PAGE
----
The state of Wisconsin, the National Ethanol Vehicle Coalition (NEVC) and General Motors on Wednesday launched a six-state initiative to promote greater use of corn-based ethanol fuel, E85, as an alternative to petrol. The announcement was made at the opening of Wisconsin's seventh E85 fuelling station in Janesville.

E85, which is 85% ethanol and 15% petrol, is currently made from domestically produced corn. Its price and performance are similar to that of regular petrol, but ethanol is renewable, produces fewer emissions and helps reduce demand for imported oil. The market for E85 has increased 10-fold during the past five years, to about 10 million gallons a year.

The public awareness effort is part of a two-year partnership with the nonprofit NEVC focused on increasing E85 use in flexible fuel vehicles (FFVs), which can use either E85 or petrol. The direct-mail programme, called "I Fuel Good," will target owners of 2002 and 2003 model year GM flexible fuel vehicles by giving them a $US40 debit card that can be used to purchase E85 fuel. Owners also will receive E85 informational literature, a list of refuelling stations in their area, a window sticker and a T-shirt. Additionally, participating GM dealers will receive assistance in educating customers about the benefits of using E85.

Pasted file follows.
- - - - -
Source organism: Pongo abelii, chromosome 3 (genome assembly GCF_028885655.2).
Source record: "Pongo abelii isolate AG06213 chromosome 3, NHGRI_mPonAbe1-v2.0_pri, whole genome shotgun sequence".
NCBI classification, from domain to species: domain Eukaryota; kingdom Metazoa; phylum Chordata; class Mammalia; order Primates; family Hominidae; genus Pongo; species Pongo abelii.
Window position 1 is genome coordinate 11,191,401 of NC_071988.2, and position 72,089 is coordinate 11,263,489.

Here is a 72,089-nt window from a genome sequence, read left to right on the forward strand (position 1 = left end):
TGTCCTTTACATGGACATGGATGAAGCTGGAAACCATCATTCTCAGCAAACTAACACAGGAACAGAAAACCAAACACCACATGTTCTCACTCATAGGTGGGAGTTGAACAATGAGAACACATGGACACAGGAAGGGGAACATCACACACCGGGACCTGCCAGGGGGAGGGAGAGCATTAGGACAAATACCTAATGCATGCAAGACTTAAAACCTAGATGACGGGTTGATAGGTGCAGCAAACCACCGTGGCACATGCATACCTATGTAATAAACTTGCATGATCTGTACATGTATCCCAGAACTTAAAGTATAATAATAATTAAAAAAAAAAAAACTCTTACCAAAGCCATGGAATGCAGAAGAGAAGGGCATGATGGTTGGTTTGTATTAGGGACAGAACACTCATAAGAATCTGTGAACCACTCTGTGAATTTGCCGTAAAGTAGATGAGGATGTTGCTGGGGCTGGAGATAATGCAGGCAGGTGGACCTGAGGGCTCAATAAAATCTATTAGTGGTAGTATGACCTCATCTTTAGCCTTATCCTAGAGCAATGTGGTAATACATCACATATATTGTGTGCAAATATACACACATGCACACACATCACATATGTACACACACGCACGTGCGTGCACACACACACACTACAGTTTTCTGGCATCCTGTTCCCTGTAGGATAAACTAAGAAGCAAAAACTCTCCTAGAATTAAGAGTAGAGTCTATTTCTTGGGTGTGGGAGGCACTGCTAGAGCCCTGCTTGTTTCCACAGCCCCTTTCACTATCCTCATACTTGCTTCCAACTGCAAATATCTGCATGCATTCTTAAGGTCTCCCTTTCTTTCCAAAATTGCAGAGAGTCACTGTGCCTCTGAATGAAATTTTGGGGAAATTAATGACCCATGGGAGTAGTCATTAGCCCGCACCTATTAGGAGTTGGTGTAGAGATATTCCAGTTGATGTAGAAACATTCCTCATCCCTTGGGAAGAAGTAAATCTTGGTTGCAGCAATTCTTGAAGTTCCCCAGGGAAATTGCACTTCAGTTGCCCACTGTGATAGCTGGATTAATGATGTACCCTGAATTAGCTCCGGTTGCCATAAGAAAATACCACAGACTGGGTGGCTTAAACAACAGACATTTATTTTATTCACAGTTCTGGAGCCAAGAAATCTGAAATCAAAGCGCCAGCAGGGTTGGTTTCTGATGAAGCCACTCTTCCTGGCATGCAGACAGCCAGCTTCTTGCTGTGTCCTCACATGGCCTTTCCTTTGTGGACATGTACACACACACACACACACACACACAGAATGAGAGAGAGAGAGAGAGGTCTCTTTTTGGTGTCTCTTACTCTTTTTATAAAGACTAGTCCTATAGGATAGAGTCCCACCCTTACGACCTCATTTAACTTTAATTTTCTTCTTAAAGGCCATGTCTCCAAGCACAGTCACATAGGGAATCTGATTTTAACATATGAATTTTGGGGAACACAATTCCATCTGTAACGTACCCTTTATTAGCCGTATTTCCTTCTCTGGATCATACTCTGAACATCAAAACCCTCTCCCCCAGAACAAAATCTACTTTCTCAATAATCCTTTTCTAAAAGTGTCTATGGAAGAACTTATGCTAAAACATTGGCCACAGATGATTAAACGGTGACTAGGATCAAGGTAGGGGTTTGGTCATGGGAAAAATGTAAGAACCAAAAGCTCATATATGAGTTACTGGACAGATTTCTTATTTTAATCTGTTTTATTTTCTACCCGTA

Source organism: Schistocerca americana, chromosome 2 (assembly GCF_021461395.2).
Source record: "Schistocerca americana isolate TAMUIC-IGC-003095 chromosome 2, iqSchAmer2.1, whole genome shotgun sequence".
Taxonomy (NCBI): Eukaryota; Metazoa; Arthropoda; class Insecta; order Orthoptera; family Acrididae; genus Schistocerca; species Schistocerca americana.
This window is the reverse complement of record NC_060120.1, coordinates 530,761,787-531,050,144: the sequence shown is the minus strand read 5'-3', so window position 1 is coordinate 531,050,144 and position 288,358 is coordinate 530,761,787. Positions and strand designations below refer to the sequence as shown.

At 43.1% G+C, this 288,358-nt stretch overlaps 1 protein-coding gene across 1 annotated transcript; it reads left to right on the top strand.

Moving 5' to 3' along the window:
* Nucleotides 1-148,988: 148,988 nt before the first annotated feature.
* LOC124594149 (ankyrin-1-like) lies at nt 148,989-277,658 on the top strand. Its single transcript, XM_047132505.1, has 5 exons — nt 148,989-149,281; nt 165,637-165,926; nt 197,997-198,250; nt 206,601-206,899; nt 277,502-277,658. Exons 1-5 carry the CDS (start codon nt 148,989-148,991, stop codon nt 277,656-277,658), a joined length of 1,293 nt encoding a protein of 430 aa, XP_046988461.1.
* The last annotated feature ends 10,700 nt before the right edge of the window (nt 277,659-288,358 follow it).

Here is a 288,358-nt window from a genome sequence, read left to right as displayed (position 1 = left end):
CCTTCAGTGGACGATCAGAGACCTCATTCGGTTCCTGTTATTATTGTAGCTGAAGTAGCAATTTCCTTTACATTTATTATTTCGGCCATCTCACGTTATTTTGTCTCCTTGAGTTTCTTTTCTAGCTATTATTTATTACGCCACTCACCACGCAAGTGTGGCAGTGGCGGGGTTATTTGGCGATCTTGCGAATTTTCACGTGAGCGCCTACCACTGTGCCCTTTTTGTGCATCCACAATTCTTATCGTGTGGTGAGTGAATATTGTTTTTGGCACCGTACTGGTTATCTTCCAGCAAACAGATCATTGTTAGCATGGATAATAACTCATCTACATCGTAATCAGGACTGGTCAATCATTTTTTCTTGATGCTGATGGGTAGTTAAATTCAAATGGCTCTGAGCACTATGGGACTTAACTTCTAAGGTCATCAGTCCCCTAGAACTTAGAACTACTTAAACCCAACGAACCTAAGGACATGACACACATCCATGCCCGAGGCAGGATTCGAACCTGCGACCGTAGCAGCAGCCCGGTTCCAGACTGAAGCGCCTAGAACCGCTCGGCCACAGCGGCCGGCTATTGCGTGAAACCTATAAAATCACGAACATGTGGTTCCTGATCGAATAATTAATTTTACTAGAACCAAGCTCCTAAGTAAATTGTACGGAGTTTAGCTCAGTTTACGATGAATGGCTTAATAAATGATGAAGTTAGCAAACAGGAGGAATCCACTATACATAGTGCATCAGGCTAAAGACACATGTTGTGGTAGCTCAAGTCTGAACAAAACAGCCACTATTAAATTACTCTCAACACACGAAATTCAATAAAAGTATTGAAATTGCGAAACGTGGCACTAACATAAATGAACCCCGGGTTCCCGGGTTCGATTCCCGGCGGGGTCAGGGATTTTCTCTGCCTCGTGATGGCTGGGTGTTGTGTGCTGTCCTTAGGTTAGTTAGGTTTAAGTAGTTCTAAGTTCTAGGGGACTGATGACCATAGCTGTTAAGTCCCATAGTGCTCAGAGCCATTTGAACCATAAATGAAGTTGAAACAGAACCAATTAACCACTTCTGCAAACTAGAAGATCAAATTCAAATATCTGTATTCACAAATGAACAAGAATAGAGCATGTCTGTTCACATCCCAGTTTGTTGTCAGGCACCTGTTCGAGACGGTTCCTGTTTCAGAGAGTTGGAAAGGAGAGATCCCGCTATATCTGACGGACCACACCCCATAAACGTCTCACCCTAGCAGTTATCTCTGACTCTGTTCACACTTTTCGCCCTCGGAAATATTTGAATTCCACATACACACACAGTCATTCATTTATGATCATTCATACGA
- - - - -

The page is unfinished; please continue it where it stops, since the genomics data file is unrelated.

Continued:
Missouri, Colorado, Minnesota, Michigan and Illinois also are participating in the education campaign.

By the end of the year, Wisconsin will have 11 retail E85 stations and the state already has about 12,500 E85 vehicles in operation and has long advocated use of this home-grown alternative fuel. In 1990, the Wisconsin Alternative Fuels Task Force was established to educate the public about the benefits of using alternative fuels, including E85. A year later, Wisconsin became a founding member of the Governors' Ethanol Coalition, a bipartisan organisation of 29 governors created to increase the use of ethanol fuels nationwide.

Ethanol made from corn reduces the United States' demand for imported oil by 98,000 barrels per day - representing a $US1.1 billion annual reduction in the country's trade deficit. In the future, producers will be able to make ethanol from biomass such as corn and wheat stalks and forestry waste.

GM produces more than a third of the more than three million E85 flexible fuel vehicles on American roads. All 2002 and newer Chevrolet and GMC full-size SUVs equipped with the Vortec 5300 engine are E85-capable, including the Chevrolet Tahoe and Suburban; and the GMC Yukon and Yukon XL produced at GM's Janesville assembly plant. Specially equipped Chevrolet Silverado and GMC Sierra full-size pickups also are available with E85 capability.

"E85 is only beginning to become more widely available, and we're pleased to be able to provide consumers with an incentive to try this alternative fuel and see the benefits for themselves," said GM's fleet & commercial operations director of marketing John Gaydash. "We want to educate and encourage industry and consumers to use E85 in their GM flexible fuel vehicles whenever possible."

The National Ethanol Vehicle Coalition is the nation's primary advocate dedicated to the use of 85% ethanol as a form of alternative transportation fuel. It is a coalition of corn growers, ethanol producers and vehicle manufacturers based in Jefferson City, Missouri.